By Jay Hunter The Awards Season is a tricky minefield to navigate. Sure as the sun will rise, there is a formula to win the Oscars, however every so often the Academy will be swept up by a movie with opposing tones, and your dramatic, bleak film – no matter how well performed – will undoubtedly fall by the wayside as the season goes on. Enter, Manchester by the Sea. A movie who’s buzz is second only to La La Land this year, but – much like Scorsese’s, Silence – is becoming increasingly suffocated by the misery it puts it’s characters and audience through.

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When Lee Chandler’s (Casey Affleck) brother, Joe (Kyle Chandler) passes away, he is shocked to learn that he made him sole guardian of his nephew Patrick (Lucas Hedges) an animated 16-year-old. This forces Lee to return to his home, Manchester by the Sea to care for Patrick, in turn he is forced to face his past in the town where he was born and raised.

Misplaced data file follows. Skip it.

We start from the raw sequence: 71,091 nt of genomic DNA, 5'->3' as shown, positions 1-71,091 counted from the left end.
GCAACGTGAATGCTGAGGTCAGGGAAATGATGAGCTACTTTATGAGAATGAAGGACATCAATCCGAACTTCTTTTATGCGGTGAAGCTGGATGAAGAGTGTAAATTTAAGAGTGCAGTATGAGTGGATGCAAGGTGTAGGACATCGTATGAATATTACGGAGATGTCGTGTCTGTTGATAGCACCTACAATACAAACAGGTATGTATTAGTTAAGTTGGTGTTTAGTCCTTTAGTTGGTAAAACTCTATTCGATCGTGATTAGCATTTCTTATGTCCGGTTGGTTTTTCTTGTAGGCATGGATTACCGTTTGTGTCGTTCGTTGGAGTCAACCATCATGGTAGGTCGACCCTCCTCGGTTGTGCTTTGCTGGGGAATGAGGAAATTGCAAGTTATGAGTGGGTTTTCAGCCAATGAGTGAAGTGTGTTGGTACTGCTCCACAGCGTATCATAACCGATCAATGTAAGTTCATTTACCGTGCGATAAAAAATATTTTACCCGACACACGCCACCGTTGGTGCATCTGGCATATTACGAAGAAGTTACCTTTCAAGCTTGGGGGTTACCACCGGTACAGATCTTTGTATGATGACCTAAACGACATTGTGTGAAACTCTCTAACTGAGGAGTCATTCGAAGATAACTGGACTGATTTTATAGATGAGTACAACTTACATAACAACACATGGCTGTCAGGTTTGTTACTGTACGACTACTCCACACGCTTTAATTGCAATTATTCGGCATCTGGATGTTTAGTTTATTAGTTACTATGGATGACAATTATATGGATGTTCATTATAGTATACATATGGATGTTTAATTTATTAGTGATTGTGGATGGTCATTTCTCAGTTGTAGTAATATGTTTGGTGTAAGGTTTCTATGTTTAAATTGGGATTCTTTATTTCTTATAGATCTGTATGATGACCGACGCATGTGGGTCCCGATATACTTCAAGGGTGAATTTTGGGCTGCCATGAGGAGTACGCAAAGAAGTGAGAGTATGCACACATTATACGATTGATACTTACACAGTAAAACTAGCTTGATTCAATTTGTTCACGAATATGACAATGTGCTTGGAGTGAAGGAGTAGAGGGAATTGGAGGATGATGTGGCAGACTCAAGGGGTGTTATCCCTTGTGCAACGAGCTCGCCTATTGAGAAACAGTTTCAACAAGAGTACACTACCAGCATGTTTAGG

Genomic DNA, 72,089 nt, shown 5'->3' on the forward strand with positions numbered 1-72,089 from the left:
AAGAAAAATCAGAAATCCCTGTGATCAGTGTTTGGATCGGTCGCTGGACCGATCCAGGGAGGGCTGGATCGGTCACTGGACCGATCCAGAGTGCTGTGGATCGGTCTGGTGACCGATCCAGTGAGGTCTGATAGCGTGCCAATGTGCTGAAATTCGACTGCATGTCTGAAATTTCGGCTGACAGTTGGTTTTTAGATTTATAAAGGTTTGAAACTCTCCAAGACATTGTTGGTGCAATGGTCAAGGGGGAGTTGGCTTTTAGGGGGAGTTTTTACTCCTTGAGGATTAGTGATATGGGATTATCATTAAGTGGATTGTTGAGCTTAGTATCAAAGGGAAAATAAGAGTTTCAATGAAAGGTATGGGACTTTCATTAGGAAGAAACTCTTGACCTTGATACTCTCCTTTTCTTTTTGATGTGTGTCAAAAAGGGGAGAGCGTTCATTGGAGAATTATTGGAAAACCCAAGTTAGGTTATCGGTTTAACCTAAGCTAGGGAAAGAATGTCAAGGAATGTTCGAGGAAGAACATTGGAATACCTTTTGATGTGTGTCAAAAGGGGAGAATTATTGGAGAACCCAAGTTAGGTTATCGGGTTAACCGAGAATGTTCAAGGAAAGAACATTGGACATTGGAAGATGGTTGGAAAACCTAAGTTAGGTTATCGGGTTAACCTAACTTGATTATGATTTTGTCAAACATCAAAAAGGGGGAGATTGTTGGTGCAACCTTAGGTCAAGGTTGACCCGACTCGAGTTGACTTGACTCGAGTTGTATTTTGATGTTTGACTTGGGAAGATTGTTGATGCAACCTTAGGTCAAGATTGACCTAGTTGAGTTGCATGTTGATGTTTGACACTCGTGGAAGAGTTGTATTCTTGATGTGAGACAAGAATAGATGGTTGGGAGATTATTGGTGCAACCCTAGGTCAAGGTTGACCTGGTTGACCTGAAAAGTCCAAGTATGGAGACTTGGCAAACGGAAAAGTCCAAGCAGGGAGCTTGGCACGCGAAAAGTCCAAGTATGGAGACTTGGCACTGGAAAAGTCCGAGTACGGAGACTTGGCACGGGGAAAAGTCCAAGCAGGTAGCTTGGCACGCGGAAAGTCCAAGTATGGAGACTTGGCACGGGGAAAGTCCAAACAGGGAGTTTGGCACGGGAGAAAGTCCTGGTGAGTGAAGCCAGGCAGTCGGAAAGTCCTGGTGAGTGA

If anything, Manchester by the Sea is a movie that feels like it’s trying too hard for an award. Every character we’re introduced to either has a dark secret that’s crippling their will to live, or a substance abuse problem, resulting in you watching a product as miserable as the year it was created in. There are shades of humour dabbed throughout the film, which is when the movie feels at it’s most human and even. It’s a movie that no doubt acts as an awards vehicle for Casey Affleck (as we’ve already seen), with the centrepiece reveal of his agony already being touted as one of 2017’s most pivotal and heartbreaking scenes. Ultimately Manchester by the Sea is a well-acted piece of cinema, that sometimes leans too hard on it’s harrowing crutch in search of admiration.

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